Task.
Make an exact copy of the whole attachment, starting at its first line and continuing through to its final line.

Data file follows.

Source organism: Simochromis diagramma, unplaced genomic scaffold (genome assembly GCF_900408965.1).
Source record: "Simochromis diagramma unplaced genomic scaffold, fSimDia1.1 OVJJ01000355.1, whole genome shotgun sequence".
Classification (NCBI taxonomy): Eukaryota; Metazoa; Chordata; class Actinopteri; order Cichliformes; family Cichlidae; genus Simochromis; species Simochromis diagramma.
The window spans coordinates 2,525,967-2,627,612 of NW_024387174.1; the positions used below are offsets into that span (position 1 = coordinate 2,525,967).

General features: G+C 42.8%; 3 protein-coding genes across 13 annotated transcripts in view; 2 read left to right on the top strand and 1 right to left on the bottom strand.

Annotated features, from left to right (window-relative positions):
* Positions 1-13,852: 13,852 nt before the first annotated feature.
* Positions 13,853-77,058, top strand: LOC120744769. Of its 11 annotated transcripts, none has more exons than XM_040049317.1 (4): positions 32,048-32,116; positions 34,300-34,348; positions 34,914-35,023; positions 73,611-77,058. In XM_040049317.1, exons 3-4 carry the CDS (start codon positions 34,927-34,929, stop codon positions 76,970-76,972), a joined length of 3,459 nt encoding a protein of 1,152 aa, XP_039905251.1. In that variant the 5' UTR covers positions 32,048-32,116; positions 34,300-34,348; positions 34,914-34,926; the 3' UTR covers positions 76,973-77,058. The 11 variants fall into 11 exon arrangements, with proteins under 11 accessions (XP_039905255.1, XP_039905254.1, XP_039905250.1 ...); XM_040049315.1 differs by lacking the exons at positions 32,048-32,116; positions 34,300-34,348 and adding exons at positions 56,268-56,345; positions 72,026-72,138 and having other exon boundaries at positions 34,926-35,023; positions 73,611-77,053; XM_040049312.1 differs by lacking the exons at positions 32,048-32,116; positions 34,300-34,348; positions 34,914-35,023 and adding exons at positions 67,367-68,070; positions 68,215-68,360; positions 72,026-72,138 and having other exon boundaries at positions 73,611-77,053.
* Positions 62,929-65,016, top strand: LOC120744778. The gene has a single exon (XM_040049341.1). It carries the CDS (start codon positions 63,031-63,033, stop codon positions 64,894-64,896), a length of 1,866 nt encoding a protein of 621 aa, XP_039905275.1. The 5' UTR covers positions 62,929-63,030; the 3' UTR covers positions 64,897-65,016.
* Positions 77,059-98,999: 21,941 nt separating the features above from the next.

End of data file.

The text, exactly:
Source organism: Simochromis diagramma, unplaced genomic scaffold (genome assembly GCF_900408965.1).
Source record: "Simochromis diagramma unplaced genomic scaffold, fSimDia1.1 OVJJ01000355.1, whole genome shotgun sequence".
Classification (NCBI taxonomy): Eukaryota; Metazoa; Chordata; class Actinopteri; order Cichliformes; family Cichlidae; genus Simochromis; species Simochromis diagramma.
The window spans coordinates 2,525,967-2,627,612 of NW_024387174.1; the positions used below are offsets into that span (position 1 = coordinate 2,525,967).

General features: G+C 42.8%; 3 protein-coding genes across 13 annotated transcripts in view; 2 read left to right on the top strand and 1 right to left on the bottom strand.

Annotated features, from left to right (window-relative positions):
* Positions 1-13,852: 13,852 nt before the first annotated feature.
* Positions 13,853-77,058, top strand: LOC120744769. Of its 11 annotated transcripts, none has more exons than XM_040049317.1 (4): positions 32,048-32,116; positions 34,300-34,348; positions 34,914-35,023; positions 73,611-77,058. In XM_040049317.1, exons 3-4 carry the CDS (start codon positions 34,927-34,929, stop codon positions 76,970-76,972), a joined length of 3,459 nt encoding a protein of 1,152 aa, XP_039905251.1. In that variant the 5' UTR covers positions 32,048-32,116; positions 34,300-34,348; positions 34,914-34,926; the 3' UTR covers positions 76,973-77,058. The 11 variants fall into 11 exon arrangements, with proteins under 11 accessions (XP_039905255.1, XP_039905254.1, XP_039905250.1 ...); XM_040049315.1 differs by lacking the exons at positions 32,048-32,116; positions 34,300-34,348 and adding exons at positions 56,268-56,345; positions 72,026-72,138 and having other exon boundaries at positions 34,926-35,023; positions 73,611-77,053; XM_040049312.1 differs by lacking the exons at positions 32,048-32,116; positions 34,300-34,348; positions 34,914-35,023 and adding exons at positions 67,367-68,070; positions 68,215-68,360; positions 72,026-72,138 and having other exon boundaries at positions 73,611-77,053.
* Positions 62,929-65,016, top strand: LOC120744778. The gene has a single exon (XM_040049341.1). It carries the CDS (start codon positions 63,031-63,033, stop codon positions 64,894-64,896), a length of 1,866 nt encoding a protein of 621 aa, XP_039905275.1. The 5' UTR covers positions 62,929-63,030; the 3' UTR covers positions 64,897-65,016.
* Positions 77,059-98,999: 21,941 nt separating the features above from the next.